Sizes: one size fits all
How Obtained: Sample from company
Availability: Online, select retail
RBR Sponsor: No
Tested: 20+ hours (and down to 12F degrees, or -11C)
3-in-1 Option Keeps Your Head, Face and Neck Warm in Winter
Like much of the U.S., winter has been in full force for weeks in the Chicagoland area. That means cold road and trail rides are the norm for the next 3-4 months. I’m always looking for the right gear combination for warmth at the ride start without getting overheated during the ride. The last thing I want is a soaking wet head in freezing temps.
The Weatherneck System has provided me with lots of options. I could start the ride with the hat and facemask. Then as I warmed up pull the facemask down to cover just my chin or all the way down as a balaclava. And if it really warmed up, the face mask is attached by magnets, so I could remove it and stuff it in my jersey pocket.
Stay warm without overheating
The hat design is spot on. It fully covered my ears and features a 3-inch mesh strip that runs along the top of the head to allow heat to escape. In addition, the hat is shaped like a mullet, with a longer tail in the back to cover your neck. A small pocket in the mullet portion lets you store credit cards or money. And for super cold days, you can even slip a hand warmer inside that pocket.
I found the hat material thin enough to easily fit under a helmet but warm enough to keep the chill out. On one ride my boyfriend forgot his hat and I loaned him the Weatherneck. I figured it was good to get another point of view since men normally run hotter than women. He liked the features and found it quitecomfortable, giving it a thumbs up.
It’s a facemask, it’s a neck gaiter, it’s a balaclava
The removable facemask attaches to the hat portion via magnets. There are three locations in the back of the hat to secure the facemask, allowing for different sizing. Depending on conditions, the facemask can be worn loose or tight.
The same type of 3-inch mesh strip that is sewn into the top of the hat is also down the front of the facemask. It allowed me to easily breathe warm air in without feeling like I was suffocating. Having the mesh helps to prevent moisture from building up like you have with a solid facemask. Also, I found my sunglasses fogged up a lot less, and goggles not at all, compared to a solid facemask.
The one area I’d change on the facemask is on that 3-inch mesh strip. On really cold mornings I would have preferred a small solid patch of fabric (about 2-3 inches) just across the bridge of my nose. It would get cold as the wind came through the mesh. However, as I got into the ride my nose would warm up.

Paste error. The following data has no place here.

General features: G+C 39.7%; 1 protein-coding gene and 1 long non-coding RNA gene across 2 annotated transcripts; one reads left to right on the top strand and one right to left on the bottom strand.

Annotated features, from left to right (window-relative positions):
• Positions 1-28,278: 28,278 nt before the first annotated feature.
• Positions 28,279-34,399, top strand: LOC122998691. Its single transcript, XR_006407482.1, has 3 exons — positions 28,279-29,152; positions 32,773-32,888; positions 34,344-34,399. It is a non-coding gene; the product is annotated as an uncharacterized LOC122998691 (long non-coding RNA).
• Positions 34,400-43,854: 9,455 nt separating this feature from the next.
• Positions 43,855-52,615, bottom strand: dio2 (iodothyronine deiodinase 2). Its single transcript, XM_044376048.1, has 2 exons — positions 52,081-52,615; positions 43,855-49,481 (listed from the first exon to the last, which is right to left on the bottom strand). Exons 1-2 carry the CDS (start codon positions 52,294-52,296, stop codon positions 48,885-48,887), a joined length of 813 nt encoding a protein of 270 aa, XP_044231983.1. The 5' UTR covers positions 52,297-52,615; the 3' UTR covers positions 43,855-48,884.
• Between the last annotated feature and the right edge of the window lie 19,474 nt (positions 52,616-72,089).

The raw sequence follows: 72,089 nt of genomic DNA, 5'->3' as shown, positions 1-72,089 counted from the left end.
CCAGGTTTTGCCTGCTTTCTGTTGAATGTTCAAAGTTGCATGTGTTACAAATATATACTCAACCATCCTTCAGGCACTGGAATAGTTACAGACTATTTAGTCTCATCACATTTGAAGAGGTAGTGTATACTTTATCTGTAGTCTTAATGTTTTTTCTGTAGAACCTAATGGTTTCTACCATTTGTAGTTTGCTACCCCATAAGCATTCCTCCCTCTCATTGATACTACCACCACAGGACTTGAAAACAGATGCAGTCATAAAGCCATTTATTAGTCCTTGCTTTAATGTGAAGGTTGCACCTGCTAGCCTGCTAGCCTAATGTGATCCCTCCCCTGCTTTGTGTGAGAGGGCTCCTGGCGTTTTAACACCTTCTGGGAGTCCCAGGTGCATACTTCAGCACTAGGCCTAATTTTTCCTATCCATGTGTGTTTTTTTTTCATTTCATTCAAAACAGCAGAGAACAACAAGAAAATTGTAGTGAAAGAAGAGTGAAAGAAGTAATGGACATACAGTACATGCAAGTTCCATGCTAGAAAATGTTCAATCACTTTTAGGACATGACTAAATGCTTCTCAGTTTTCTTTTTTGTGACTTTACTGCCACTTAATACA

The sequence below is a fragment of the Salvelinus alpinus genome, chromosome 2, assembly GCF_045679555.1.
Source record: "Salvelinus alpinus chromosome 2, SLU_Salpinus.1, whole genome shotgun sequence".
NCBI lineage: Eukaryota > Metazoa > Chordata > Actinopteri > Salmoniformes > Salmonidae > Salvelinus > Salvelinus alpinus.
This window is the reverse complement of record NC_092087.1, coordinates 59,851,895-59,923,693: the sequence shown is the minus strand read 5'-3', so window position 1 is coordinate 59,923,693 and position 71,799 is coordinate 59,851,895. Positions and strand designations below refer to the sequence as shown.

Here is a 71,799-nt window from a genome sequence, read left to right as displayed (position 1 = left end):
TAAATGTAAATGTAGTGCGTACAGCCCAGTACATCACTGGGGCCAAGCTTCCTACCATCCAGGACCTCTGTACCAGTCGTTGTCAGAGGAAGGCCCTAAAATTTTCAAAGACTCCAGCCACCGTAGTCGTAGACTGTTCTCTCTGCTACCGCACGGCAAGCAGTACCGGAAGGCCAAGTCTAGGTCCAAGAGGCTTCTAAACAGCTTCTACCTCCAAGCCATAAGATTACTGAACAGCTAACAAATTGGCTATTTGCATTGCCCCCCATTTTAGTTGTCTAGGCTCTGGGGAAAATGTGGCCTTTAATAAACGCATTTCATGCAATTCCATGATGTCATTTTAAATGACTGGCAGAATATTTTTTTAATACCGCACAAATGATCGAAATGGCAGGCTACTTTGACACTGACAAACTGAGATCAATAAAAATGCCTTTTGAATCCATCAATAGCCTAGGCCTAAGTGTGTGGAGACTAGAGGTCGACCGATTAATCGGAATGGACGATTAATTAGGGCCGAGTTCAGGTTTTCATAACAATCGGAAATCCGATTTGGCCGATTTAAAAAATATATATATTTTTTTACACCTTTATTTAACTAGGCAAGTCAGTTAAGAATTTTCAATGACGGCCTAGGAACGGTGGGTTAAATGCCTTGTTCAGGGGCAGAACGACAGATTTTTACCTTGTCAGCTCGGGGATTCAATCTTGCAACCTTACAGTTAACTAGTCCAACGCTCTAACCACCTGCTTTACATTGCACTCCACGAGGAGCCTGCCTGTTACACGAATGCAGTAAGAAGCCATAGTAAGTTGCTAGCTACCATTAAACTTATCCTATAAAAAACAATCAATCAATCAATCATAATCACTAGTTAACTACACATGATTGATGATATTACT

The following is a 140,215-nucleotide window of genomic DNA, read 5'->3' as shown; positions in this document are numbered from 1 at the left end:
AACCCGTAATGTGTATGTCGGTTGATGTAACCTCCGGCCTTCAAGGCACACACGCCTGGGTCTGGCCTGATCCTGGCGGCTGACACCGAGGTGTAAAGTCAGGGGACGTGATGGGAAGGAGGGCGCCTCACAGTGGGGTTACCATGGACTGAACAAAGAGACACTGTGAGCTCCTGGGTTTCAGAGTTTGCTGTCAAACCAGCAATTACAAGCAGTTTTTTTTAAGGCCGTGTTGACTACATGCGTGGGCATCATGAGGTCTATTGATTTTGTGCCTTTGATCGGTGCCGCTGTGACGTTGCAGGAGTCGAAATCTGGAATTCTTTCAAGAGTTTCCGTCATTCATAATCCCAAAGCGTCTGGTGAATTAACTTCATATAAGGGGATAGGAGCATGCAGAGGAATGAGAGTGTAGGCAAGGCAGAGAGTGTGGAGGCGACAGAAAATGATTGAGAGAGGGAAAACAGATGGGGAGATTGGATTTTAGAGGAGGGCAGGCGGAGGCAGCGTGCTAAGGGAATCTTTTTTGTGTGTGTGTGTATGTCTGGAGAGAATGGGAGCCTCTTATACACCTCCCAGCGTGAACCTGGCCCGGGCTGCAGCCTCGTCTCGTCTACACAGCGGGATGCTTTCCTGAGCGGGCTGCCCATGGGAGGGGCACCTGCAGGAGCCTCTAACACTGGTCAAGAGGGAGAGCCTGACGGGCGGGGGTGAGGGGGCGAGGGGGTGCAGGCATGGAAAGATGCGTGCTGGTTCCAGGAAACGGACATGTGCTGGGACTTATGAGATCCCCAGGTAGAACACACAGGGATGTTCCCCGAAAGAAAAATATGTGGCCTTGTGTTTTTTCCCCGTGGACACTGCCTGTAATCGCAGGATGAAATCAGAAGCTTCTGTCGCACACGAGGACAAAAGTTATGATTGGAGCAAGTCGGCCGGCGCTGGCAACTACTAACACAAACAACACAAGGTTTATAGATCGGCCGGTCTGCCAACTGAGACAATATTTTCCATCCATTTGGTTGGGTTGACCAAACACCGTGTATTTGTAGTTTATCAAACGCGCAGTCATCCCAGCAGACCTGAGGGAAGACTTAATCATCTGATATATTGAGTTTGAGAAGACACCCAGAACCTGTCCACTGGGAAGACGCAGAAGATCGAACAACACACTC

When it is time to launder, I recommend that you put the hat and facemask in a mesh laundry bag when washing. The magnets can get stuck to the side of the washer. Also, the manufacturer recommends hanging to dry, which I do with all my cycling gear.
Reading the FAQ on their web site, one critical note – if you use a pacemaker, do not use this product. The magnets incorporated in the hat and facemask may interfere with the device.
About the inventor
The inventor and owner of The Weatherneck, Brian Davis, is from the neighboring state of Wisconsin and a fellow cyclist. He experiences even colder, snowier temps than I do around Chicago, so keeping warm is crucial. Weatherneck is one of three cycling products he’s designed and successfully launched. Fix It Sticks (nifty modular wrenches we’ve mentioned in the past) and the Backbottle are the two others.
Having a 3-in-1 winter hat, facemask and balaclava that is customizable as your body temperature changes during a ride is unique. The Weatherneck System provides all that. Wear just the hat, add a full facemask, or somewhere in between. And as I’ve mentioned in past product reviews, it’s always nice to be able to use gear for other activities in addition to cycling. The Weatherneck System can be used when skiing, snowmobiling, hiking or whatever takes you outside on a cold winter day.
Sheri Rosenbaum regularly contributes articles and reviews products for RBR. She’s an avid recreational roadie who lives in the Chicago area and a major advocate for women's cycling, serving on the board of directors and volunteering with the Dare2tri Paratriathlon Club. Click to read Sheri's full bio.